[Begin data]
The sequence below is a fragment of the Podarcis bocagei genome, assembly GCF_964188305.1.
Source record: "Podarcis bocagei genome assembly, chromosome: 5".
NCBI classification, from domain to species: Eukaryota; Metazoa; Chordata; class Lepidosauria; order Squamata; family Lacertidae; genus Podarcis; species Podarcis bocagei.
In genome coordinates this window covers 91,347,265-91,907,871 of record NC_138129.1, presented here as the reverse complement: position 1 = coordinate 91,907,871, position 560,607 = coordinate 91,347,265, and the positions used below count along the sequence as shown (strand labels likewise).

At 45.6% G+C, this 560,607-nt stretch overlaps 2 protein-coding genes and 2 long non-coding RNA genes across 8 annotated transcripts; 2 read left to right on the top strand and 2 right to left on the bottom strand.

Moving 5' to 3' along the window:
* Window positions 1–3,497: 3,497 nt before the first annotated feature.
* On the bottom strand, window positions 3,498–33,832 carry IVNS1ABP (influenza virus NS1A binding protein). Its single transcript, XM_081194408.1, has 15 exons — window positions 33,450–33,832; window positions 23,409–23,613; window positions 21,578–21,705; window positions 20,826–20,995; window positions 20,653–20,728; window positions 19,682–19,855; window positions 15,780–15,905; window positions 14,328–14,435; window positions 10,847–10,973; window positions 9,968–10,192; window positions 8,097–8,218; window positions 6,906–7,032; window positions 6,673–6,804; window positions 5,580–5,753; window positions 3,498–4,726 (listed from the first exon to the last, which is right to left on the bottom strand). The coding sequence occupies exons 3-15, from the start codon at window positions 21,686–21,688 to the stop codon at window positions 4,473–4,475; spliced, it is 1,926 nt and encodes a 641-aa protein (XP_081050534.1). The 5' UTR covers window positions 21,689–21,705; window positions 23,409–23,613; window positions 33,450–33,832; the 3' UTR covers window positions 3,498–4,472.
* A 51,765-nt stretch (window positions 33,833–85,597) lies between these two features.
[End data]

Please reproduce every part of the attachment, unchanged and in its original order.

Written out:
The sequence below is a fragment of the Podarcis bocagei genome, assembly GCF_964188305.1.
Source record: "Podarcis bocagei genome assembly, chromosome: 5".
NCBI classification, from domain to species: Eukaryota; Metazoa; Chordata; class Lepidosauria; order Squamata; family Lacertidae; genus Podarcis; species Podarcis bocagei.
In genome coordinates this window covers 91,347,265-91,907,871 of record NC_138129.1, presented here as the reverse complement: position 1 = coordinate 91,907,871, position 560,607 = coordinate 91,347,265, and the positions used below count along the sequence as shown (strand labels likewise).

At 45.6% G+C, this 560,607-nt stretch overlaps 2 protein-coding genes and 2 long non-coding RNA genes across 8 annotated transcripts; 2 read left to right on the top strand and 2 right to left on the bottom strand.

Moving 5' to 3' along the window:
* Window positions 1–3,497: 3,497 nt before the first annotated feature.
* On the bottom strand, window positions 3,498–33,832 carry IVNS1ABP (influenza virus NS1A binding protein). Its single transcript, XM_081194408.1, has 15 exons — window positions 33,450–33,832; window positions 23,409–23,613; window positions 21,578–21,705; window positions 20,826–20,995; window positions 20,653–20,728; window positions 19,682–19,855; window positions 15,780–15,905; window positions 14,328–14,435; window positions 10,847–10,973; window positions 9,968–10,192; window positions 8,097–8,218; window positions 6,906–7,032; window positions 6,673–6,804; window positions 5,580–5,753; window positions 3,498–4,726 (listed from the first exon to the last, which is right to left on the bottom strand). The coding sequence occupies exons 3-15, from the start codon at window positions 21,686–21,688 to the stop codon at window positions 4,473–4,475; spliced, it is 1,926 nt and encodes a 641-aa protein (XP_081050534.1). The 5' UTR covers window positions 21,689–21,705; window positions 23,409–23,613; window positions 33,450–33,832; the 3' UTR covers window positions 3,498–4,472.
* A 51,765-nt stretch (window positions 33,833–85,597) lies between these two features.